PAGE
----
Much has been written about Soho’s early history – the house of Mrs Cornelys, Mozart’s prodigal appearances, Marx’s poverty, and De Quincey’s opium dreams. More still has been engendered about the members’ drinking clubs and their illustrious patrons. But its demi-monde history does not begin or end there. In the 1960s, 70s and 80s Soho was a magnet for cultural and criminal innovation: freeloaders and freethinkers, outsiders, predators and rock’n’rollers who set the pulses of England racing. The unthinkable happens in Soho. Its fascination holds because this haphazard network of tottering buildings, dreadful drains and dark allies has a mysterious power over people. Soho makes room for what Argentinian poet Jose Luis Borges called “circular time”. Here, things, and people, return to where they once were. 

The first point of entry in post-war England was the 2Is coffee bar on Old Compton Street. In conversation with The Revisionist, James Morton, explains:

Paul Lincoln ran the 2Is. He was an Australian who started life working on a wrestling booth in a fun fair. He would be dressed up as a schoolboy saying, ‘I want to have a go. I want to come in with you.’ They would say, ‘Go away, kid. Go home to your mother.’ But he would persist. The whole thing was a set-up of course.

Eventually Lincoln came to England with his mate, another wrestler, Ray Hunter. Together they were involved in the British boom of professional wrestling. Lincoln styled himself Dr Death. He also sparked off all-night jazz sessions going across the Channel or along the Thames. He was a brilliant publicist.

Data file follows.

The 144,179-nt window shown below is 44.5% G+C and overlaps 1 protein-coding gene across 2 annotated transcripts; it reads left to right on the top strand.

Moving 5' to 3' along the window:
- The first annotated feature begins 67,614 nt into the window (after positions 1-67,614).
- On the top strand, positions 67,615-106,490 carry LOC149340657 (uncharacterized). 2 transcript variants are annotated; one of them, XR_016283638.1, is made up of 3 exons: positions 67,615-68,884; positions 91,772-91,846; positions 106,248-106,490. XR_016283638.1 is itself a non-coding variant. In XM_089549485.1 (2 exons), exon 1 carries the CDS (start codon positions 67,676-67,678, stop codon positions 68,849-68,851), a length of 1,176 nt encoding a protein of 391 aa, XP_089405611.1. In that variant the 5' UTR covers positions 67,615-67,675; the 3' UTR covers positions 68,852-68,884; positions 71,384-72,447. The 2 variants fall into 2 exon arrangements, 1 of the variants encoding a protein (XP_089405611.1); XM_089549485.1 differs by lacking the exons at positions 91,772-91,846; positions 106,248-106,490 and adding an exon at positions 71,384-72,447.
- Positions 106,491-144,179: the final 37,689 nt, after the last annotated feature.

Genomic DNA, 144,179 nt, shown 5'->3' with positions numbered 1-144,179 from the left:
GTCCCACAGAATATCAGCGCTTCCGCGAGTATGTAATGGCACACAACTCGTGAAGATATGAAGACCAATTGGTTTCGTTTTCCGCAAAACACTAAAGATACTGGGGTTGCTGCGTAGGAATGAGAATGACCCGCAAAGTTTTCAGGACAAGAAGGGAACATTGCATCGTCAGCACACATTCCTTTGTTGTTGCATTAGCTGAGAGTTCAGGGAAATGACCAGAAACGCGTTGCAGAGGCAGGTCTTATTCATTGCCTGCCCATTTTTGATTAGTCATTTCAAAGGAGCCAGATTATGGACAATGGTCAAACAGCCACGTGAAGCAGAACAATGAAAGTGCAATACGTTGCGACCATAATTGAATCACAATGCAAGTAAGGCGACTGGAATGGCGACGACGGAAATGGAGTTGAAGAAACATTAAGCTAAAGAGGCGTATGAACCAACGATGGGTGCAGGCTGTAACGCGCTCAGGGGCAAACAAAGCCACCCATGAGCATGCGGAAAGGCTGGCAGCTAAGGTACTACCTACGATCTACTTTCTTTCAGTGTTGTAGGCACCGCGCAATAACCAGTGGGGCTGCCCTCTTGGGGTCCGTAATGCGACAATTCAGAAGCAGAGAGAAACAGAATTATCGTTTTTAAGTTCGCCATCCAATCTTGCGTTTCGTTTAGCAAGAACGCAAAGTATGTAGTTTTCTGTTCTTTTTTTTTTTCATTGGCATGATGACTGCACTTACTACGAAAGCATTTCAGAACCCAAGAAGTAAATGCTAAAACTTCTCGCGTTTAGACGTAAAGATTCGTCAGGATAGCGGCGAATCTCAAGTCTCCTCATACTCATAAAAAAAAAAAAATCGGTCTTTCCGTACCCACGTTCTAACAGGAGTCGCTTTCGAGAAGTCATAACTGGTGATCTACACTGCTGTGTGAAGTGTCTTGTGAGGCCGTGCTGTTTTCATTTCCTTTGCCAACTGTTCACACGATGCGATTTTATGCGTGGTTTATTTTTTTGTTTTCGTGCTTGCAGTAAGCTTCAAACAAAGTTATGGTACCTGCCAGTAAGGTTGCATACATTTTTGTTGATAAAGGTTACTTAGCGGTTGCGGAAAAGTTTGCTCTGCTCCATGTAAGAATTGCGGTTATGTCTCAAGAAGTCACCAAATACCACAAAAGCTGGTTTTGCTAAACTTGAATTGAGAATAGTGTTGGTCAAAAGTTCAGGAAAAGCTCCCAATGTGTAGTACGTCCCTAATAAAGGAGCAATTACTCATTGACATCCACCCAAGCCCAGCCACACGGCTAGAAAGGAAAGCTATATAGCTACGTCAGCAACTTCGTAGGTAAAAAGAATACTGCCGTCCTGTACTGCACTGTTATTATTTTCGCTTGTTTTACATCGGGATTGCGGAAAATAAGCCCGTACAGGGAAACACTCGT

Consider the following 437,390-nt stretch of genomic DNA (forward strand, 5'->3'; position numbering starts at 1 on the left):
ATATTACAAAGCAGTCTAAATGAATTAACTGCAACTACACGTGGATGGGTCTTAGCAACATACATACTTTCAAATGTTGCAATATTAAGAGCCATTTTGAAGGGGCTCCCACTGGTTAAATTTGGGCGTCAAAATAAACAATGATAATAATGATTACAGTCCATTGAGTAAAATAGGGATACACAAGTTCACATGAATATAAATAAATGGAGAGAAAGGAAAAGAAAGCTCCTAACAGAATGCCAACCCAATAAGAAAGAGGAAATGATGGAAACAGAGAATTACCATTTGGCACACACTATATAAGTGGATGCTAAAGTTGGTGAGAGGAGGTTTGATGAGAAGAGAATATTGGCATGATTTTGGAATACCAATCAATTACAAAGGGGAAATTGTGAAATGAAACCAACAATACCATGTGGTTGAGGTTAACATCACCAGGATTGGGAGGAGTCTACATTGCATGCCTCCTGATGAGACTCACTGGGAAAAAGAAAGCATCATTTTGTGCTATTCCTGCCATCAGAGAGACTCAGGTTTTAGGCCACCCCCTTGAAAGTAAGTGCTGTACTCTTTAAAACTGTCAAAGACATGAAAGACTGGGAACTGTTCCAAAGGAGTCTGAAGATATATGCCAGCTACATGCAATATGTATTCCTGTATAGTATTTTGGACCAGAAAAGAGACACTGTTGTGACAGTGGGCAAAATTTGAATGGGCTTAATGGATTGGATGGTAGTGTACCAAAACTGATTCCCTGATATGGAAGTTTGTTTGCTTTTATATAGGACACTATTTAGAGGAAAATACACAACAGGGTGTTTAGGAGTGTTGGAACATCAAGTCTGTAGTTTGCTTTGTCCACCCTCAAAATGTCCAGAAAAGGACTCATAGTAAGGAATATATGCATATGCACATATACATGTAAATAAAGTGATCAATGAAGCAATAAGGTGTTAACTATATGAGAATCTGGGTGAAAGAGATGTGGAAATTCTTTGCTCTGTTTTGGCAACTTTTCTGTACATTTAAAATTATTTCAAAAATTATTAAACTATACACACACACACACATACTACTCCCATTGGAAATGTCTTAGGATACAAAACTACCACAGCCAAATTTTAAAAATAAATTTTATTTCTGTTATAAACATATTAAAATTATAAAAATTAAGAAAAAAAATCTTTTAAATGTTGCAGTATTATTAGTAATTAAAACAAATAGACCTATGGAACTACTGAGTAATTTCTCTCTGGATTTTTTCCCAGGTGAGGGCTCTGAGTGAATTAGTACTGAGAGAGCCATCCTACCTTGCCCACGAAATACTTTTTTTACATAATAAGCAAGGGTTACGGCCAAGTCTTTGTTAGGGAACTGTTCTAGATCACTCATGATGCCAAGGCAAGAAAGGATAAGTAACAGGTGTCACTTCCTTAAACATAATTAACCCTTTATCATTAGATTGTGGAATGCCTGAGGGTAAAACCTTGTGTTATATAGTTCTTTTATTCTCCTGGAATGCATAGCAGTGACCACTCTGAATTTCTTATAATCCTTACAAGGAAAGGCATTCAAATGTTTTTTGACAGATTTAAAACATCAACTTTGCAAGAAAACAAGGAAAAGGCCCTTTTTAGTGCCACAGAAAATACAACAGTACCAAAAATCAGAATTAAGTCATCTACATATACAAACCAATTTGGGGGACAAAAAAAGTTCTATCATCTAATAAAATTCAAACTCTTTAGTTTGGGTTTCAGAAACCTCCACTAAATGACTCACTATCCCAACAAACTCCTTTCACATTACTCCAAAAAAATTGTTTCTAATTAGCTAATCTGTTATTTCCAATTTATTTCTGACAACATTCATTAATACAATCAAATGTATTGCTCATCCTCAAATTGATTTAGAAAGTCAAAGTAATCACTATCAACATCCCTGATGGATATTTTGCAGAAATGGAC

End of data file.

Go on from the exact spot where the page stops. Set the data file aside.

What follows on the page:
Lincoln achieved greatest fame  not as a wrestler but as the proprietor of a café that witnessed the birth of British rock'n'roll. It was situated at 59 Old Compton Street. His partner, Hunter, lived opposite above a Chinese restaurant. The café was first run by two brothers, Freddie & Sammy Irani, hence the name: "2i's Coffee Bar". By 1956, the Irani Brothers moved to 47 Frith Sreet where they opened a nightclub, "The Cote d’Azur".

So the two Australian wrestlers Paul "Dr Death" Lincoln and Ray "Rebel" Hunter took over the lease and opened the doors to The 2i’s on 22nd April 1956. They thought that the prime location between Wardour Street and Dean Street would ensure abundant passing trade. But they were mistaken. The whole of Old Compton Street was jam-packed with Coffee Bars. 

In July 1956, during the Soho Fair parade, Lincoln watched a skiffle band called The Vipers marching past. He invited them to come back to perform regular spots. They ended up taking a residency and starting the skiffle craze.

Lincoln was now on the lookout for more talent. There was a small, slight young man called Charlie Harris who swept the floor of the 2Is, and emptied the ashtrays in order to get a bed bove the bar and play the piano after hours. “Fingers” Harris did a convincing replay of Jerry Lee Lewis’s frantic piano style. Lincoln, the promoter of variety shows and wrestling matches thought he could do with a new name and a bit of sharpening up. But otherwise he fitted the bill.

Cut to the Odeon, Elephant and Castle, where Nancy Whiskey’s Skiffle Group with sideman Diz Disley is topping the bill. New discovery Wee Willie Harris, Lincoln’s red band jacket sagging from his slender shoulders and flapping round his wobbling knees, hair dyed a sudden and ferocious crimson to match, is shaking in the wings turning green with stagefright. Ex-wrestler Paul Lincoln, six foot four and built, can see his investment shrinking before his eyes. Only one thing to be done! Picking up the lad by his redundant shoulder pads he throws him out to the lights with a muttered curse: get on there yer bastard.

Hylda Syms, poet and founding member of the Ramblers

The last word goes to gangland historian, James Morton.

Heavies who tried to demand money at the door of the 2Is came up against  two professional wrestlers. That was the end of that problem. The 2Is was just a side line to Lincoln. But it became bigger than anything he could have imagined. He later opened a club with Raymond Nash, a very hard Lebanese, and ended up in Spain married to a Korean opera singer. Here his story took a strange turn when his daughter was kidnapped by French gangsters.